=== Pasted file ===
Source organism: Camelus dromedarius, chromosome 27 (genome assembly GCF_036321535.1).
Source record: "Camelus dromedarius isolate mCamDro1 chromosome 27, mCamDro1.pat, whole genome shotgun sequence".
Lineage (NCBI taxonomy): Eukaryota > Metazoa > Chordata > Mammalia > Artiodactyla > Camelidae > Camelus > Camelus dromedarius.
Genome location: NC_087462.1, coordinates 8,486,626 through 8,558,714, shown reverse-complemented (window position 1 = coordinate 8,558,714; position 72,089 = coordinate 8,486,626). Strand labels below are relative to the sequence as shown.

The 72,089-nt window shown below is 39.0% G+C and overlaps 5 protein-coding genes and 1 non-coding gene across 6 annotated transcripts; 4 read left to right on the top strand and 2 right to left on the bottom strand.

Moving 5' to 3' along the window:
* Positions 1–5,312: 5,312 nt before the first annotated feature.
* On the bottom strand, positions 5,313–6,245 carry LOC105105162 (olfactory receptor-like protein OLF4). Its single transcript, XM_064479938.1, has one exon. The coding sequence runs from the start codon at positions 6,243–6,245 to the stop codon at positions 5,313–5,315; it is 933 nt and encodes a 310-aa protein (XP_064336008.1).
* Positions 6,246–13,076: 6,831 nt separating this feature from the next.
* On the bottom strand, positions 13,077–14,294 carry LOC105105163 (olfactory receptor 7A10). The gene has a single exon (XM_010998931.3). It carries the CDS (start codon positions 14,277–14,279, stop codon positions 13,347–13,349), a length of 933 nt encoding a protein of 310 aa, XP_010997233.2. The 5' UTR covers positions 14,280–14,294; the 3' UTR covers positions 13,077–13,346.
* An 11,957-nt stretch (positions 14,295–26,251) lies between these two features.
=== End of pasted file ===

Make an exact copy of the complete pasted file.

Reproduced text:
Source organism: Camelus dromedarius, chromosome 27 (genome assembly GCF_036321535.1).
Source record: "Camelus dromedarius isolate mCamDro1 chromosome 27, mCamDro1.pat, whole genome shotgun sequence".
Lineage (NCBI taxonomy): Eukaryota > Metazoa > Chordata > Mammalia > Artiodactyla > Camelidae > Camelus > Camelus dromedarius.
Genome location: NC_087462.1, coordinates 8,486,626 through 8,558,714, shown reverse-complemented (window position 1 = coordinate 8,558,714; position 72,089 = coordinate 8,486,626). Strand labels below are relative to the sequence as shown.

The 72,089-nt window shown below is 39.0% G+C and overlaps 5 protein-coding genes and 1 non-coding gene across 6 annotated transcripts; 4 read left to right on the top strand and 2 right to left on the bottom strand.

Moving 5' to 3' along the window:
* Positions 1–5,312: 5,312 nt before the first annotated feature.
* On the bottom strand, positions 5,313–6,245 carry LOC105105162 (olfactory receptor-like protein OLF4). Its single transcript, XM_064479938.1, has one exon. The coding sequence runs from the start codon at positions 6,243–6,245 to the stop codon at positions 5,313–5,315; it is 933 nt and encodes a 310-aa protein (XP_064336008.1).
* Positions 6,246–13,076: 6,831 nt separating this feature from the next.
* On the bottom strand, positions 13,077–14,294 carry LOC105105163 (olfactory receptor 7A10). The gene has a single exon (XM_010998931.3). It carries the CDS (start codon positions 14,277–14,279, stop codon positions 13,347–13,349), a length of 933 nt encoding a protein of 310 aa, XP_010997233.2. The 5' UTR covers positions 14,280–14,294; the 3' UTR covers positions 13,077–13,346.
* An 11,957-nt stretch (positions 14,295–26,251) lies between these two features.